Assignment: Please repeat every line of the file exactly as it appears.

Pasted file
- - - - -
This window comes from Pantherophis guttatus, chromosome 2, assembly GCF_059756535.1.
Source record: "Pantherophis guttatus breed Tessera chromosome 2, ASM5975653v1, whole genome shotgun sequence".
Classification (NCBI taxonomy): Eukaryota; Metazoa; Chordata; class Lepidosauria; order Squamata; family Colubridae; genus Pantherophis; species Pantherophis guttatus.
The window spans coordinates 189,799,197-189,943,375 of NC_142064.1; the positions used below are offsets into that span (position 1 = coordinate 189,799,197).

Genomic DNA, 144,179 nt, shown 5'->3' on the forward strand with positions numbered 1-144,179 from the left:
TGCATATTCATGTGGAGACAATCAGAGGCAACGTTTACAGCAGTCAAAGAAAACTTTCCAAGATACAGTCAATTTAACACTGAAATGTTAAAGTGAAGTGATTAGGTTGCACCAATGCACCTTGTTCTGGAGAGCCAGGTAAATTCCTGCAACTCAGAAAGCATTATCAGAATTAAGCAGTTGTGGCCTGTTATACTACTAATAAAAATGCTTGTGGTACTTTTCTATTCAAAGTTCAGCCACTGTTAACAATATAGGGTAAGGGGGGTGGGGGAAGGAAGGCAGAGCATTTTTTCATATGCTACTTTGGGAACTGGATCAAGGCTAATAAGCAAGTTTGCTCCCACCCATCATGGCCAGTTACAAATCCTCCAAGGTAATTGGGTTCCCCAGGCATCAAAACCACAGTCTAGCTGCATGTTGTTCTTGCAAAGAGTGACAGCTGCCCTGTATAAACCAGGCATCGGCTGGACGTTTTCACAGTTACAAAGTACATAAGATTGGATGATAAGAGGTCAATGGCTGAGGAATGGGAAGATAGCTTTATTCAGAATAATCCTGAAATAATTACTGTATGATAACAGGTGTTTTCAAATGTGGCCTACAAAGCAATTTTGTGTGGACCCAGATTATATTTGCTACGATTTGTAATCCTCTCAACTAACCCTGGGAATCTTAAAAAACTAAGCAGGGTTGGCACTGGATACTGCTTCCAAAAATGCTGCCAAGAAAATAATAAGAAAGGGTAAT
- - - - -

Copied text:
This window comes from Pantherophis guttatus, chromosome 2, assembly GCF_059756535.1.
Source record: "Pantherophis guttatus breed Tessera chromosome 2, ASM5975653v1, whole genome shotgun sequence".
Classification (NCBI taxonomy): Eukaryota; Metazoa; Chordata; class Lepidosauria; order Squamata; family Colubridae; genus Pantherophis; species Pantherophis guttatus.
The window spans coordinates 189,799,197-189,943,375 of NC_142064.1; the positions used below are offsets into that span (position 1 = coordinate 189,799,197).

Genomic DNA, 144,179 nt, shown 5'->3' on the forward strand with positions numbered 1-144,179 from the left:
TGCATATTCATGTGGAGACAATCAGAGGCAACGTTTACAGCAGTCAAAGAAAACTTTCCAAGATACAGTCAATTTAACACTGAAATGTTAAAGTGAAGTGATTAGGTTGCACCAATGCACCTTGTTCTGGAGAGCCAGGTAAATTCCTGCAACTCAGAAAGCATTATCAGAATTAAGCAGTTGTGGCCTGTTATACTACTAATAAAAATGCTTGTGGTACTTTTCTATTCAAAGTTCAGCCACTGTTAACAATATAGGGTAAGGGGGGTGGGGGAAGGAAGGCAGAGCATTTTTTCATATGCTACTTTGGGAACTGGATCAAGGCTAATAAGCAAGTTTGCTCCCACCCATCATGGCCAGTTACAAATCCTCCAAGGTAATTGGGTTCCCCAGGCATCAAAACCACAGTCTAGCTGCATGTTGTTCTTGCAAAGAGTGACAGCTGCCCTGTATAAACCAGGCATCGGCTGGACGTTTTCACAGTTACAAAGTACATAAGATTGGATGATAAGAGGTCAATGGCTGAGGAATGGGAAGATAGCTTTATTCAGAATAATCCTGAAATAATTACTGTATGATAACAGGTGTTTTCAAATGTGGCCTACAAAGCAATTTTGTGTGGACCCAGATTATATTTGCTACGATTTGTAATCCTCTCAACTAACCCTGGGAATCTTAAAAAACTAAGCAGGGTTGGCACTGGATACTGCTTCCAAAAATGCTGCCAAGAAAATAATAAGAAAGGGTAAT